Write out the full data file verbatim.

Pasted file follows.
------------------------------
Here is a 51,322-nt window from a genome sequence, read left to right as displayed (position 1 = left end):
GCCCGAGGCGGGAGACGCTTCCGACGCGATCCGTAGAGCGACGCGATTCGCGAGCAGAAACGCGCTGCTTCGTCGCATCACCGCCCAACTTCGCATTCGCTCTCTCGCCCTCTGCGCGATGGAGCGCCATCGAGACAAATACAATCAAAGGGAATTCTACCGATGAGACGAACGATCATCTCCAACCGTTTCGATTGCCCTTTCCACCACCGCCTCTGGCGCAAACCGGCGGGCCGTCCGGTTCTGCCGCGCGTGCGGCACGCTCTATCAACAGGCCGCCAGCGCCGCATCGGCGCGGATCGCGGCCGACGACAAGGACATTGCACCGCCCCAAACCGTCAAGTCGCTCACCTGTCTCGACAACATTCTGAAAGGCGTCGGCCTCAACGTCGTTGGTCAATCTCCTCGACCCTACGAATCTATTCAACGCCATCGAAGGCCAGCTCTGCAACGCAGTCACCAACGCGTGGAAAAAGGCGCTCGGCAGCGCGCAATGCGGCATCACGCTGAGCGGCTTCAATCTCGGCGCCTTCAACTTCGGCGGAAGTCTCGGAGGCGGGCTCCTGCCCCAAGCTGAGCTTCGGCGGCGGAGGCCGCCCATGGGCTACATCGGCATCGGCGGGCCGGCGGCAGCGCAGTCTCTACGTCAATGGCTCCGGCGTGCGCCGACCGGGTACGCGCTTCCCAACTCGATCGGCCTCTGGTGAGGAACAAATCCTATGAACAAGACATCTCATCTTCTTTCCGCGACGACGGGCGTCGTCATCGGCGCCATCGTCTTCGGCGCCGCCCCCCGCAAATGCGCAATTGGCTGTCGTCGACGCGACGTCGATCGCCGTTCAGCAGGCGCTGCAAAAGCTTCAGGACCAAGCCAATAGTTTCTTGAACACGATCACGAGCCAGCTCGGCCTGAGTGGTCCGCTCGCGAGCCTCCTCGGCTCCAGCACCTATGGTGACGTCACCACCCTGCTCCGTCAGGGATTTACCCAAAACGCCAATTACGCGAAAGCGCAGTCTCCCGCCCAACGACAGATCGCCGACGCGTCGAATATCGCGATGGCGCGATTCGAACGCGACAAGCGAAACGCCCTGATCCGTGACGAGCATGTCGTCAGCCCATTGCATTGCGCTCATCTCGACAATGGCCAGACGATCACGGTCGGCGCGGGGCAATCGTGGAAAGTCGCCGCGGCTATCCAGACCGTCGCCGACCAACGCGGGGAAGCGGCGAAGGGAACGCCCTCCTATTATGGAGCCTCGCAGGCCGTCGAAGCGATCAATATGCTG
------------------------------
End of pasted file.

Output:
Here is a 51,322-nt window from a genome sequence, read left to right as displayed (position 1 = left end):
GCCCGAGGCGGGAGACGCTTCCGACGCGATCCGTAGAGCGACGCGATTCGCGAGCAGAAACGCGCTGCTTCGTCGCATCACCGCCCAACTTCGCATTCGCTCTCTCGCCCTCTGCGCGATGGAGCGCCATCGAGACAAATACAATCAAAGGGAATTCTACCGATGAGACGAACGATCATCTCCAACCGTTTCGATTGCCCTTTCCACCACCGCCTCTGGCGCAAACCGGCGGGCCGTCCGGTTCTGCCGCGCGTGCGGCACGCTCTATCAACAGGCCGCCAGCGCCGCATCGGCGCGGATCGCGGCCGACGACAAGGACATTGCACCGCCCCAAACCGTCAAGTCGCTCACCTGTCTCGACAACATTCTGAAAGGCGTCGGCCTCAACGTCGTTGGTCAATCTCCTCGACCCTACGAATCTATTCAACGCCATCGAAGGCCAGCTCTGCAACGCAGTCACCAACGCGTGGAAAAAGGCGCTCGGCAGCGCGCAATGCGGCATCACGCTGAGCGGCTTCAATCTCGGCGCCTTCAACTTCGGCGGAAGTCTCGGAGGCGGGCTCCTGCCCCAAGCTGAGCTTCGGCGGCGGAGGCCGCCCATGGGCTACATCGGCATCGGCGGGCCGGCGGCAGCGCAGTCTCTACGTCAATGGCTCCGGCGTGCGCCGACCGGGTACGCGCTTCCCAACTCGATCGGCCTCTGGTGAGGAACAAATCCTATGAACAAGACATCTCATCTTCTTTCCGCGACGACGGGCGTCGTCATCGGCGCCATCGTCTTCGGCGCCGCCCCCCGCAAATGCGCAATTGGCTGTCGTCGACGCGACGTCGATCGCCGTTCAGCAGGCGCTGCAAAAGCTTCAGGACCAAGCCAATAGTTTCTTGAACACGATCACGAGCCAGCTCGGCCTGAGTGGTCCGCTCGCGAGCCTCCTCGGCTCCAGCACCTATGGTGACGTCACCACCCTGCTCCGTCAGGGATTTACCCAAAACGCCAATTACGCGAAAGCGCAGTCTCCCGCCCAACGACAGATCGCCGACGCGTCGAATATCGCGATGGCGCGATTCGAACGCGACAAGCGAAACGCCCTGATCCGTGACGAGCATGTCGTCAGCCCATTGCATTGCGCTCATCTCGACAATGGCCAGACGATCACGGTCGGCGCGGGGCAATCGTGGAAAGTCGCCGCGGCTATCCAGACCGTCGCCGACCAACGCGGGGAAGCGGCGAAGGGAACGCCCTCCTATTATGGAGCCTCGCAGGCCGTCGAAGCGATCAATATGCTG